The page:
Am I too late to plant fall food crops?

Q. Am I too late to plant fall food crops?

A. Not at all. We are fortunate to live a place that allows us to plant many things that will produce vegetables and herbs into the winter and beyond. While it is not the right time to plant some things like tomatoes or peppers, you can plan for many things that will bring you lots of things that you can enjoy throughout the coming months. The most commonly successful are winter greens like Kale, Cabbage, Chard, Spinach or Beet Greens. Planting starts of these vegetables right now will provide you with plenty of greens that you can use in salads, soups, stir-fry dishes and more. And don’t forget herbs! Many herbs are winter hardy and can be harvested all year long once established. If you have a protected sunny area you might even be able to get a short crop of lettuce in and harvested before the cold of winter arrives. It is also a good time to plant garlic and onion sets. These plants will grow throughout the winter and will be ready to harvest late next spring or early summer.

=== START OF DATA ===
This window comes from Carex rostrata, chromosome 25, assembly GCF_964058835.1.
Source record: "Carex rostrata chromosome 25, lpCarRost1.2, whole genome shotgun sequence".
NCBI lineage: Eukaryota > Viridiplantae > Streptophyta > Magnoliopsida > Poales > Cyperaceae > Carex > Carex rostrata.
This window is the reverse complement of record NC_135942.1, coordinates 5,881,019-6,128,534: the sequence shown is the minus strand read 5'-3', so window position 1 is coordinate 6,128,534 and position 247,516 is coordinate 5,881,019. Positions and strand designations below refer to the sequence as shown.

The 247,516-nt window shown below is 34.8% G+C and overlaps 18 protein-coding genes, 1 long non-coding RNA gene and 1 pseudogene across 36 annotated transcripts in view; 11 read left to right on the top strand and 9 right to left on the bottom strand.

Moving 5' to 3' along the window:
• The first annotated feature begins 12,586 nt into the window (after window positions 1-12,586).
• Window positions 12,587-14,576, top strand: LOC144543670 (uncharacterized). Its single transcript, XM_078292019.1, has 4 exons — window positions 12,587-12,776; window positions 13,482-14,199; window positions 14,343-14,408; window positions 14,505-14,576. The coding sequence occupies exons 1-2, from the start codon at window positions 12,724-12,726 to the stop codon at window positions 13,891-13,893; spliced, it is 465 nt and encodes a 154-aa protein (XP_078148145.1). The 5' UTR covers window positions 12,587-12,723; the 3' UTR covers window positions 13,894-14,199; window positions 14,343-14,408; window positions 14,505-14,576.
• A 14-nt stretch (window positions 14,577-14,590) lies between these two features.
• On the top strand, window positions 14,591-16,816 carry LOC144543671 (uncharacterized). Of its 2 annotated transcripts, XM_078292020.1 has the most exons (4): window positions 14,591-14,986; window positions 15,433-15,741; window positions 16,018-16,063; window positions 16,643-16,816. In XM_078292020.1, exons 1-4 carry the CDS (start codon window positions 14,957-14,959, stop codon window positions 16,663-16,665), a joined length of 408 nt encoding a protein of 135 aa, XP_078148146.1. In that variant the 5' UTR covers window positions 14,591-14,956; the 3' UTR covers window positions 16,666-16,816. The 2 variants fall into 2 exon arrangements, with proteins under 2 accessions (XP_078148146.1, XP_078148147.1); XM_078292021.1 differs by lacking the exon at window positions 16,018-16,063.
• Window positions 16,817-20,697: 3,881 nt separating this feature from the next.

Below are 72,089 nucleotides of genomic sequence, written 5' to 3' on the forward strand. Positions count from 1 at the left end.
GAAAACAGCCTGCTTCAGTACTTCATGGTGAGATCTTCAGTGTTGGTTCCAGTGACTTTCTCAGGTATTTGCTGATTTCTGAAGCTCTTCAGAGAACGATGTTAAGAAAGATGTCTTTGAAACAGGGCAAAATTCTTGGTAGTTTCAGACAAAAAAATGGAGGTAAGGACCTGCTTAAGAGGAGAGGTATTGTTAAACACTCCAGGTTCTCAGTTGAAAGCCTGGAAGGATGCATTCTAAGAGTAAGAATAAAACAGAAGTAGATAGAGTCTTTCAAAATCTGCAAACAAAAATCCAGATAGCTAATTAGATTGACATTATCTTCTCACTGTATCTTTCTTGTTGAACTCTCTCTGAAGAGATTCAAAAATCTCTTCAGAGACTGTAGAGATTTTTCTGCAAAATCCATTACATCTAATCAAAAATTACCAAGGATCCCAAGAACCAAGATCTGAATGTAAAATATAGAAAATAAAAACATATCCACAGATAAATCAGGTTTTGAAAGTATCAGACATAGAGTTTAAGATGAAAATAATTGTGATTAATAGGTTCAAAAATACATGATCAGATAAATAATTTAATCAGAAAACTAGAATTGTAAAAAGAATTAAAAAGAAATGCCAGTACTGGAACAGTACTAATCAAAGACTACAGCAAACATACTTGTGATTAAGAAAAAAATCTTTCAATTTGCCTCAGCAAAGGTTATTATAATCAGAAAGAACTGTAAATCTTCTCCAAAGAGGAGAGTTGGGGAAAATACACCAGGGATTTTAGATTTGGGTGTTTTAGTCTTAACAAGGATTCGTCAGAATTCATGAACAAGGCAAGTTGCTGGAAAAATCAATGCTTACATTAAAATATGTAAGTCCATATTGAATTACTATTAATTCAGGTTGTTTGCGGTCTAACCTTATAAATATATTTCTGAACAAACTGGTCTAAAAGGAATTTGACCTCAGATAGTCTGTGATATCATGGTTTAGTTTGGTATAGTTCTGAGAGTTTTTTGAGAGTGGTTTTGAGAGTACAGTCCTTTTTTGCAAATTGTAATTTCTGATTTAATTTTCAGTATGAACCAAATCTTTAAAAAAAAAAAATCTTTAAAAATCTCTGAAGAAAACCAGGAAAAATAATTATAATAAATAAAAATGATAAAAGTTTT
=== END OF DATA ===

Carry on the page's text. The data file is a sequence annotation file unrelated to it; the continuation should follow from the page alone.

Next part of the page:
If you choose not to grow any actual food crops this winter, now would be the time to plant a cover crop in your vegetable garden. This planting will help add nutrients to the soil and will also protect is from the compacting rains of the winter so your soil will be in much better shape next spring when it is time to plant your summer growing crops.

There are also some things that you may have growing in your garden right now that you may not realize can stay in the ground and remain productive all winter (and into the spring if the weather cooperates!) Planting Broccoli and Kale with sufficient room for each plant will allow you to continue to harvest as each plant grows. Last year I was harvesting broccoli until the cold and snow of February arrived. Kale can remain productive not just for the winter but maybe even well into the next summer with a somewhat mild winter. One nice thing about winter gardening is that you probably won’t have to water very often!

-Chuck Flaherty, Magnolia Garden Center Owner

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